From Where I Sat: David Hyde Pierce

Classic Arts Features   From Where I Sat: David Hyde Pierce
Tony and Emmy Award winning actor David Hyde Pierce reminisces about his earliest experiences attending performances at Carnegie Hall and explains why the Hall is "a good place to have bad seats."


Carnegie Hall is a good place to have bad seats. Of course it's nice to be up in a center box, or down in the Parquet where the critics roost. But some of my most cherished nights in the Hall have been spent at acute angles to or great distances from its mighty stage.

My first time was in the early '80s. I'd just moved to New York, my parents were visiting, and I took them to Carnegie Hall as a treat (I'm pretty sure they paid).

Leonard Bernstein was conducting the Vienna Philharmonic in Mozart's "Jupiter" Symphony and Brahms's Second Symphony, and the only seats available were restricted view. Morose and embarrassed, I led the way up to the Second Tier, where we were escorted to the very first box next to the stage. Though we couldn't see most of the orchestra, we were so far forward that we were looking back at Maestro Bernstein. We watched his endlessly expressive face, saw the humor and passion and theatrics with which he experienced the music and led the musicians. What a privilege, and of course: though our sightlines may have been obscured: the sound was magnificent.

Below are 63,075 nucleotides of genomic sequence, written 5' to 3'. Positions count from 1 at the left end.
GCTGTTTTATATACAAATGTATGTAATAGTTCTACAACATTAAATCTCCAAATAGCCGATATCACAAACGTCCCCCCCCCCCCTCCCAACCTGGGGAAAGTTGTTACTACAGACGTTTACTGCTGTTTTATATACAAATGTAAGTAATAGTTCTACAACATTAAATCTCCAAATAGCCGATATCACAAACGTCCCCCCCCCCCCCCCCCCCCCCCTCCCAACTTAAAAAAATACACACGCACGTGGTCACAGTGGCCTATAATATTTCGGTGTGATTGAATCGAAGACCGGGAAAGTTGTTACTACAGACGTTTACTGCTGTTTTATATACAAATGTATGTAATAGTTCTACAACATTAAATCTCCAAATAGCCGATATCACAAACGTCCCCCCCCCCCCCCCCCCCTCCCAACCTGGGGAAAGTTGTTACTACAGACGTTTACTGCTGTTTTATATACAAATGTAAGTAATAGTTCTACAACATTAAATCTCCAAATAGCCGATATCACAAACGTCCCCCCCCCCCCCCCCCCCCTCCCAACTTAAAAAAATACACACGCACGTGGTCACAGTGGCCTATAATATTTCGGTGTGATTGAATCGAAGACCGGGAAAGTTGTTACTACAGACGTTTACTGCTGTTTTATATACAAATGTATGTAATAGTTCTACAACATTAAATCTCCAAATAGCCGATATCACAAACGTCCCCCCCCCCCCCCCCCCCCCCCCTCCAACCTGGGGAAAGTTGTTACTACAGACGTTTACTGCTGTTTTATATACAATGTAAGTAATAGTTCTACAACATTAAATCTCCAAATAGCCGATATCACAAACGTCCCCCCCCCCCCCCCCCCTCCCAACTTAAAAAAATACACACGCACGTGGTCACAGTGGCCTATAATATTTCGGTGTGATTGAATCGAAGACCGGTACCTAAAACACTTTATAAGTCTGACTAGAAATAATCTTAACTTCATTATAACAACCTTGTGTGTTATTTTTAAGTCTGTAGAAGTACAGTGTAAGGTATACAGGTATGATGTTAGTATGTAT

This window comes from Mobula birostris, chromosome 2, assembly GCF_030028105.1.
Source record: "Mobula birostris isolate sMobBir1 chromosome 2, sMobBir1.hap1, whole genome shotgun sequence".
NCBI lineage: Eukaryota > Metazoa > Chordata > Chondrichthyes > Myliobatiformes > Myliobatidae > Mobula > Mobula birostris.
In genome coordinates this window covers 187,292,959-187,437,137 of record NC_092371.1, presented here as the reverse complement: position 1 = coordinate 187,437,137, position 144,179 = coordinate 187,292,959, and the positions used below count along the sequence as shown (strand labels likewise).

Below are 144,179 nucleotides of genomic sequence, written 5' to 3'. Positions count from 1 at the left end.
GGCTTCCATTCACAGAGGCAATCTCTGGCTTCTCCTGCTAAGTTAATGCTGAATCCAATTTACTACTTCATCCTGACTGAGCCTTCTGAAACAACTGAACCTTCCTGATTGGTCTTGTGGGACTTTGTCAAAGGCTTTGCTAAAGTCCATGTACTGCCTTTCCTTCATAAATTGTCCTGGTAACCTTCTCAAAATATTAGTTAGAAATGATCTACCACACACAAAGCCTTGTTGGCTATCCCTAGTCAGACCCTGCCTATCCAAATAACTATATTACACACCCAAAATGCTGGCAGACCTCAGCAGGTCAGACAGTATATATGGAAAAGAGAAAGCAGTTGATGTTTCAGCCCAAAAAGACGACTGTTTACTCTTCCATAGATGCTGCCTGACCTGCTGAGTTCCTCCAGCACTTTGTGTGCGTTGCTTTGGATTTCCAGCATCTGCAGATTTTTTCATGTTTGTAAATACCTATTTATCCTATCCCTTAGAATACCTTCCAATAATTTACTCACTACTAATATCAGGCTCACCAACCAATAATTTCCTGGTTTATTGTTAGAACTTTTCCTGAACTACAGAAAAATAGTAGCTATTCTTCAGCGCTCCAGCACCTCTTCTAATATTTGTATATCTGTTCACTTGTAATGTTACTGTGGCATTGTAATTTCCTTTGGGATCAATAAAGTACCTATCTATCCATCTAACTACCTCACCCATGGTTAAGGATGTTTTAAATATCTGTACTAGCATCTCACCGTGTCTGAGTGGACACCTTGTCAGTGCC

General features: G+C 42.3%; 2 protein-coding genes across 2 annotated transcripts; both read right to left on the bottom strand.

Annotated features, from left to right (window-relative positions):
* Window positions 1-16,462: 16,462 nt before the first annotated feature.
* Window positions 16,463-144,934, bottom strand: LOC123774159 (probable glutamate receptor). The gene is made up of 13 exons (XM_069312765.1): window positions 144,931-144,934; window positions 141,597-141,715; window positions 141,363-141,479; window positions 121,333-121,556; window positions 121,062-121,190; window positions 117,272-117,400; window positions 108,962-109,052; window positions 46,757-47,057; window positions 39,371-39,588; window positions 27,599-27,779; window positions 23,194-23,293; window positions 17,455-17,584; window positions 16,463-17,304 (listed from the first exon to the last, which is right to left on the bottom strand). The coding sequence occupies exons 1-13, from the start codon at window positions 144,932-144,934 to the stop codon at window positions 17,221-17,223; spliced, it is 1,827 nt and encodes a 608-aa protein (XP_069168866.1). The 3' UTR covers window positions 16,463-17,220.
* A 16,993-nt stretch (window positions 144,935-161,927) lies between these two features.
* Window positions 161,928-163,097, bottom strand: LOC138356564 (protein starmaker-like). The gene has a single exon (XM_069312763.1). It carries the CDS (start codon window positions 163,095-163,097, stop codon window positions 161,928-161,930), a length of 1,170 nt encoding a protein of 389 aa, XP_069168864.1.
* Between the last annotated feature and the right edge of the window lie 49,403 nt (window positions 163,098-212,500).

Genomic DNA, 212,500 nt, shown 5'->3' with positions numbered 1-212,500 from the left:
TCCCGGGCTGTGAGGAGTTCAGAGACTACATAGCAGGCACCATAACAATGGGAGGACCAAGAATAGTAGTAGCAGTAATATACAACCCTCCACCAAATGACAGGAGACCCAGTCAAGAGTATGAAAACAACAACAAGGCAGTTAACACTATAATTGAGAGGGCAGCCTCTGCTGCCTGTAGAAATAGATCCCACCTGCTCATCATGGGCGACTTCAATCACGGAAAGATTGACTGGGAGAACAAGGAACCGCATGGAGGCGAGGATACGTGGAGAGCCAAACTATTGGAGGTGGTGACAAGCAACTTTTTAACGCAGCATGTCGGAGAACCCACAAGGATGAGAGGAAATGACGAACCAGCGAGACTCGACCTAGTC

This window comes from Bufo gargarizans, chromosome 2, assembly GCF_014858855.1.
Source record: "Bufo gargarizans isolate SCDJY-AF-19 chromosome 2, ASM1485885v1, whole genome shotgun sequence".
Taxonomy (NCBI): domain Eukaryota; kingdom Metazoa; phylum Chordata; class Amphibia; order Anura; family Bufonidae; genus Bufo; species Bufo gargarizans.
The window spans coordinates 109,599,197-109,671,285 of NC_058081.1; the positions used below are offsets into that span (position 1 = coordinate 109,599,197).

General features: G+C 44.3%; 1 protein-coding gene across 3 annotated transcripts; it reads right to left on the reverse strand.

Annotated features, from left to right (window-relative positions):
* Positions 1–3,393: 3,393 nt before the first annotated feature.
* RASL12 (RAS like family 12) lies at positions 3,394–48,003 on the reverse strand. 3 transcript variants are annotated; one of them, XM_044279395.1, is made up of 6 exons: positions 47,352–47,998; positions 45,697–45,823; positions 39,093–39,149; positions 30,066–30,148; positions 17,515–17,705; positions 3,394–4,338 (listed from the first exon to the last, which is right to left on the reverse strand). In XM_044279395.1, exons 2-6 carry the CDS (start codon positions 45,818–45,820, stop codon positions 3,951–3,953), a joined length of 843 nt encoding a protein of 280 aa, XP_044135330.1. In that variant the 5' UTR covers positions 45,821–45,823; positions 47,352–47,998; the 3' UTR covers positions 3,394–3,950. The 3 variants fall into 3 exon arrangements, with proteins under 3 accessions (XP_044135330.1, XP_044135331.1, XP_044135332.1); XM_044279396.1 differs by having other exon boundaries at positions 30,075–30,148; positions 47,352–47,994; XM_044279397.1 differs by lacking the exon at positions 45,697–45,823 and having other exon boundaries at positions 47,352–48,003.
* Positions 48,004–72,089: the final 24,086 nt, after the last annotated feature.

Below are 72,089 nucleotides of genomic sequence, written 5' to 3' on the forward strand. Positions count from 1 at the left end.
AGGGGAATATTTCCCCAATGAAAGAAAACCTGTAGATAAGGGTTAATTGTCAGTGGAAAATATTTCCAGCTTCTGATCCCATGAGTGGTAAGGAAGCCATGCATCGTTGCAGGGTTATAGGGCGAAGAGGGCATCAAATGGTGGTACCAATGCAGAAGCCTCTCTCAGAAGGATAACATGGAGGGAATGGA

The second time was when I went to see Alfred Brendel in one of his Beethoven sonata recitals. As a young pianist, I had studied with Mr. Brendel. (He doesn't know that: I'd been given his Vox box set of the complete Beethoven piano works when I was 13, and I listened to them endlessly.) I could only afford a seat at the very back of the Balcony, and when he walked on stage he looked, from that distance, like a bespectacled sea bird striding toward a toy piano. But when he began to play, his personality and artistry reached to the back of the Hall and beyond, and the sound: that shimmering, radiant sound that graces the upper reaches of Carnegie Hall: was sublime.

Nowadays, I have friends with connections, and I tend to get "better" seats. But in answer to the age-old question "How do you get to Carnegie Hall?" I'd say it doesn't matter how you do it, just get there. Once inside, it doesn't matter where you sit.

David Hyde Pierce is currently performing in the Broadway production of La Bê_te at the Music Box Theatre.

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